In the 16th century, spices were responsible for driving Europeans beyond the boundaries of their known world in search of the spice islands. Today we take them rather for granted or overlook spice’s value.
Several days ago, for our 39th anniversary, we went to celebrate at a tiny Indian restaurant known for its traditionally prepared dishes. It was snowing heavily, but stepping inside the door, we were surrounded by multiple heavenly aromas and warmth. Here there were no ‘flavor packets’ added to the fare– just the wonderfully rich and varied Indian spices. Alas, I did not have my camera, but it looked very much like this, and it was delicious! What an intimate way to share the different taste sensations set before us!
There is growing conjecture that we might be able to prevent many diseases altogether with common sense use of certain spices. I will share four spices with you here today.
The active ingredient in Turmeric is curcumin; it is a deep yellow/orange color. Recent research has revealed that curcumin is a natural wonder, proving beneficial in the treatment of many different health conditions from cancer to Alzheimer’s disease:
For use in cooking, choose a pure Turmeric powder, rather than a curry powder. At least one study has found that curry powders tend to contain very little curcumin, compared to turmeric powder. Turmeric (Curcumin) is not easily absorbed, so Piperine [a compound found in black pepper] when taken with Curcumin help improve its absorption tremendously. You might consider adding a dash of freshly ground black pepper to your cooking, and that would work the same.
Here’s How to Use Turmeric:
1. Spice up your food. Add this spice to anything, except for sweets.
2. Drink it as a tea.
3. Use a turmeric supplement if you can’t cook with it. Make your own capsules with a capsule making machine (this is the one I use). Turmeric can be used to benefit anyone: men, women (including before, during or after pregnancy, and nursing), children and animals.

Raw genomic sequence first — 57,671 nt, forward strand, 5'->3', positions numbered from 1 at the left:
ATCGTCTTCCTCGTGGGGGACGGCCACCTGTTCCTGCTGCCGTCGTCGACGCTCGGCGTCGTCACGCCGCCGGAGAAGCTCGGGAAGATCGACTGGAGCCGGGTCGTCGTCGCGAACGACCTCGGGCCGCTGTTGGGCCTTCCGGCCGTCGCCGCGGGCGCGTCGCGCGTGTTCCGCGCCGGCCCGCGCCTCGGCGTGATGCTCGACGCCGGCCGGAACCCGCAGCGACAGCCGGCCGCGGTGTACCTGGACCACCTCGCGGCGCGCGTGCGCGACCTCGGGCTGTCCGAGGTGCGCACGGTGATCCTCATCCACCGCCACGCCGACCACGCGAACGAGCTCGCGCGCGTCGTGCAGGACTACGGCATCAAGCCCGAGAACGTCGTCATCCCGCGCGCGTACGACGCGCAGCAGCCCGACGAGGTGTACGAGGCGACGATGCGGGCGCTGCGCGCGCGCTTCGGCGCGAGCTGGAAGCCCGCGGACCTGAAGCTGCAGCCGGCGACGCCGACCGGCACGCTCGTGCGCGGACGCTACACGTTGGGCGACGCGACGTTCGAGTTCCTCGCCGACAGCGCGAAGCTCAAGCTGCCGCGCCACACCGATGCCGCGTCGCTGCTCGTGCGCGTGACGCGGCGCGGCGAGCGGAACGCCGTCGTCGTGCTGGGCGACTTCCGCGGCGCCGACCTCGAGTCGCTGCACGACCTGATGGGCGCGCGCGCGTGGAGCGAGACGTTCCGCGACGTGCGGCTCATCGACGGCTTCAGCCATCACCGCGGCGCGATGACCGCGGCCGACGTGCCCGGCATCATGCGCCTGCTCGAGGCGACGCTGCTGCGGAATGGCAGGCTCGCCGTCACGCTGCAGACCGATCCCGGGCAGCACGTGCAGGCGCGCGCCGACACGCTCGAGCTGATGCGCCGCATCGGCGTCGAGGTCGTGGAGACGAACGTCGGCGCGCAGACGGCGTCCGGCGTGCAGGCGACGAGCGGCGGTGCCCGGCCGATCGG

Here I’m making both ginger and turmeric capsules with the Capsule Machine:
Another spice, Cinnamon (powder or sticks), is especially powerful. It affects several physiologic functions of the body. Cinnamon kills bacteria and yeasts that cause stomach ulcers and urinary-tract infections and helps the body regulate blood sugar.
But my favorite benefit is increased brainpower. A few years ago, it was discovered that just the smell of cinnamon could improve cognitive function. In that study, either tasting (technically it was chewing) or smelling cinnamon worked to improve brainpower.
A third spice that should be on everyone’s mind is Ginger. It was reported several years ago that ginger might indirectly lower the risk of Alzheimer’s through its anti-inflammatory properties. As it turns out, ginger decreases prostaglandins. These are the body’s chemicals that lead to inflammation and perhaps other chronic diseases. So ginger may ease minor aches and pains in much the same way as aspirin without the side effects such as upset stomach while simultaneously helping maintain brainpower.
Technically an herb, my fourth spice for your brain is Rosemary. This spice has similar structural and chemical properties to ginger. And, historically, this spice is actually known as the spice of remembrance. Rosemary is quite complex, with more than a dozen antioxidants and a handful of anti-cholinesterases. These are all chemicals implicated in fighting Alzheimer’s disease. This is one spice/herb that should be in everyone’s backyard or kitchen windowsill.
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“There are many foods we consider so commonplace that we attach almost no importance or value to them. Yet the things we now take most for granted – the pepper on every kitchen table, the vanilla that flavours our ice cream – were once responsible for driving Europeans beyond the boundaries of their known world. Back in the 16th century, explorers were undertaking journeys which took them literally off the map, in search of spice islands.” ~Kate Humble
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